Flash Reviews (29th April 2014)

Shirley by Charlotte Bronte ***

‘Shirley’ by Charlotte Bronte

I adore Charlotte Bronte’s work, and was so looking forward to reading Shirley.  It seems to be one of her least popular novels.  I began to read it on rather a foggy day in France, thinking that the Gothic elements which I was sure it would include would match the setting perfectly.  Sadly, I did not find it immediately captivating as I have done her other novels and unfinished works, and in no way did it match up to my beloved Jane Eyre or the wonderful Villette.

In Shirley, Bronte has created many character studies, each of them vastly different, and all of them believable.  I really liked the way in which portions of the book were directly spoken to the ‘reader’ of the piece.  The political background which the novel is set against was immensely interesting, particularly from an historical point of view.  Its style is slow and lilting and, as ever, the descriptions are gorgeously vivid and her writing beautiful.  As always with Bronte’s novels, I was struck by her stunning depictions of nature.  The novel is worth reading for these alone.  Despite my lack of love for Shirley, I still class Charlotte Bronte as one of my favourite authors, and will undoubtedly go back to this novel in future.

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Mary: A Fiction by Mary Wollstonecraft ***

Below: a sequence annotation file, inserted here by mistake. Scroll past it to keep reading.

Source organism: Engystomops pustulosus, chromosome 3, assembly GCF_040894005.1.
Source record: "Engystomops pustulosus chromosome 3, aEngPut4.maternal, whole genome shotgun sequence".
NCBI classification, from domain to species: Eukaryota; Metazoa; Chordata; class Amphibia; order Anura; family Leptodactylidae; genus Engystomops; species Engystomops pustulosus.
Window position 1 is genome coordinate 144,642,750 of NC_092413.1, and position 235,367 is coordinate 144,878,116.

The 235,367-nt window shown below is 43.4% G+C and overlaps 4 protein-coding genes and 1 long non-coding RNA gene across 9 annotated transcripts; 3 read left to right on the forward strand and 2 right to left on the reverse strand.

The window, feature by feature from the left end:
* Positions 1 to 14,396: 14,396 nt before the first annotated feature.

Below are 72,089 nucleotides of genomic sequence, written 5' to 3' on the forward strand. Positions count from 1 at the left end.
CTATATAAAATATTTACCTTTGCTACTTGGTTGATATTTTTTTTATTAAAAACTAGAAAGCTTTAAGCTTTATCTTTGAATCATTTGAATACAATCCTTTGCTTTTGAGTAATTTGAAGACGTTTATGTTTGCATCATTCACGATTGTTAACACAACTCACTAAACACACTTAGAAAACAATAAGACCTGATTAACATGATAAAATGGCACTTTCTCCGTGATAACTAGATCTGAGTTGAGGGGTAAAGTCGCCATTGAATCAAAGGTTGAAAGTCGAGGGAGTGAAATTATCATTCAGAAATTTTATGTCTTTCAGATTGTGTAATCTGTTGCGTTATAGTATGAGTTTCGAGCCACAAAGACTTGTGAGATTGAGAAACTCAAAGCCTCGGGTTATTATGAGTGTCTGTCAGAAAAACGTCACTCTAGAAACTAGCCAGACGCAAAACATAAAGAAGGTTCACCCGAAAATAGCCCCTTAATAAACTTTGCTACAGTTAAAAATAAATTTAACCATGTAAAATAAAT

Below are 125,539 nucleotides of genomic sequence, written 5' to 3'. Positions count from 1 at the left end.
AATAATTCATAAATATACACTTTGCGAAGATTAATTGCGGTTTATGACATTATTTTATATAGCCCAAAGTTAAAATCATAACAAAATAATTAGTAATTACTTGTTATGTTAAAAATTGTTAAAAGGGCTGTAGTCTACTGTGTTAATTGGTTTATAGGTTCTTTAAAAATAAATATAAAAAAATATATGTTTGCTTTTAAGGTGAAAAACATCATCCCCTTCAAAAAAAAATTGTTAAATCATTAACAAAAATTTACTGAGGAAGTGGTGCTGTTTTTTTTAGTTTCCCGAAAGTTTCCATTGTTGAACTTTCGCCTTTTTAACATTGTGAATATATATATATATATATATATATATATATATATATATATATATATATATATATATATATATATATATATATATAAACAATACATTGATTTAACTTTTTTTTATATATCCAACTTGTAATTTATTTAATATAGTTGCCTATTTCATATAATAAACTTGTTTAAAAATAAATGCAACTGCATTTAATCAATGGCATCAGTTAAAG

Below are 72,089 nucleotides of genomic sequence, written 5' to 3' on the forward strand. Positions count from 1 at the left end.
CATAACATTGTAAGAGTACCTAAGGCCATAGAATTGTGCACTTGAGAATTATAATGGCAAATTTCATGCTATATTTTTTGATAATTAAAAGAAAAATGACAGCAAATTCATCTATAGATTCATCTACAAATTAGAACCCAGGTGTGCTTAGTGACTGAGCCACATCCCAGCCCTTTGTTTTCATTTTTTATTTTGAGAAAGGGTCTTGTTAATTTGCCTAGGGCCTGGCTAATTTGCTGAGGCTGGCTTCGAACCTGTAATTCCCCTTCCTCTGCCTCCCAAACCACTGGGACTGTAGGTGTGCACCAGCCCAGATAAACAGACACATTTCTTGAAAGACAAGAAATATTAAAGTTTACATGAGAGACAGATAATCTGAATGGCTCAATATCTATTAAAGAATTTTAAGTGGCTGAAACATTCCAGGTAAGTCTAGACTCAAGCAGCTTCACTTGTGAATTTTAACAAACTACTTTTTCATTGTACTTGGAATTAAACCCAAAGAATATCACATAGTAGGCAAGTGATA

I had never read any of Wollstonecraft’s work before, and was not really sure what to expect from it.  The first sentence of Mary: A Fiction states that ‘In delineating the heroine of this fiction, the author attempts to develop a character different from those usually portrayed’.  Mary: A Fiction is a novella, and a beautifully written one.  The turns of phrase which Wollstonecraft uses are lovely, as are her descriptions.  As a character study, it holds so much interest, and I really was fond of bookish Mary at the start of the story; she was rather headstrong and lovely.  As soon as the man of the piece, Henry, was introduced, however, she did become a little insipid, which was a real shame, and her character did not always feel consistent in consequence.  The ending was also rather abrupt, hence my three star review.  I will certainly read more of Wollstonecraft’s work, and hope that she has written many other books and short stories.

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The Story of the Treasure Seekers by Edith Nesbit ****
I vaguely remember reading The Story of the Treasure Seekers as a child, along with some of Nesbit’s other lovely books.  It tells the story of the six rather adorable Bastable children:Our Mother is dead, and if you think we don’t care because I don’t tell you much about her you only show that you do not understand people at all.’  Oswald, one of the eldest Bastables, is the narrator of the piece.  As the children are rather poor and wish to help out their busy working father, they decide to go and seek treasure from their local London area, because ‘it is always what you do to restore the fallen fortunes of your House’.  The Story of the Treasure Seekers is witty and amusing, as Nesbit’s books invariably are.  The children which she has created here are all just charming, with their mounds of naivety and their good hearts.  It is a very sweet book, and is even lovelier than I remembered it.

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